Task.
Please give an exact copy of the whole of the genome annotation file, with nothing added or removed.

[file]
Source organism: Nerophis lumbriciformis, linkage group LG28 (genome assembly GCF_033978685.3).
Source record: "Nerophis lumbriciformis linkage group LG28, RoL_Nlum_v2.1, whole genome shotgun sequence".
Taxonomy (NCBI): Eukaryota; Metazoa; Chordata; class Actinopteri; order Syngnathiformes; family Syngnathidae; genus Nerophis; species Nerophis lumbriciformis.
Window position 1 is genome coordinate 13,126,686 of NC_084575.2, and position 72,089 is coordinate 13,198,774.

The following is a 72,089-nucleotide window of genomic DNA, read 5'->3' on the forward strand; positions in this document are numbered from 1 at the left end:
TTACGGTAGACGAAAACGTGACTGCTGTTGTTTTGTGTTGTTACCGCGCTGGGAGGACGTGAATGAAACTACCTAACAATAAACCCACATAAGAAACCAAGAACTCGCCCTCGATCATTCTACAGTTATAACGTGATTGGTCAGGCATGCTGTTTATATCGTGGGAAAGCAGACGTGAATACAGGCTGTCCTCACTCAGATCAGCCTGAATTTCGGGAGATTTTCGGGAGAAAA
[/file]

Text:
Source organism: Nerophis lumbriciformis, linkage group LG28 (genome assembly GCF_033978685.3).
Source record: "Nerophis lumbriciformis linkage group LG28, RoL_Nlum_v2.1, whole genome shotgun sequence".
Taxonomy (NCBI): Eukaryota; Metazoa; Chordata; class Actinopteri; order Syngnathiformes; family Syngnathidae; genus Nerophis; species Nerophis lumbriciformis.
Window position 1 is genome coordinate 13,126,686 of NC_084575.2, and position 72,089 is coordinate 13,198,774.

The following is a 72,089-nucleotide window of genomic DNA, read 5'->3' on the forward strand; positions in this document are numbered from 1 at the left end:
TTACGGTAGACGAAAACGTGACTGCTGTTGTTTTGTGTTGTTACCGCGCTGGGAGGACGTGAATGAAACTACCTAACAATAAACCCACATAAGAAACCAAGAACTCGCCCTCGATCATTCTACAGTTATAACGTGATTGGTCAGGCATGCTGTTTATATCGTGGGAAAGCAGACGTGAATACAGGCTGTCCTCACTCAGATCAGCCTGAATTTCGGGAGATTTTCGGGAGAAAA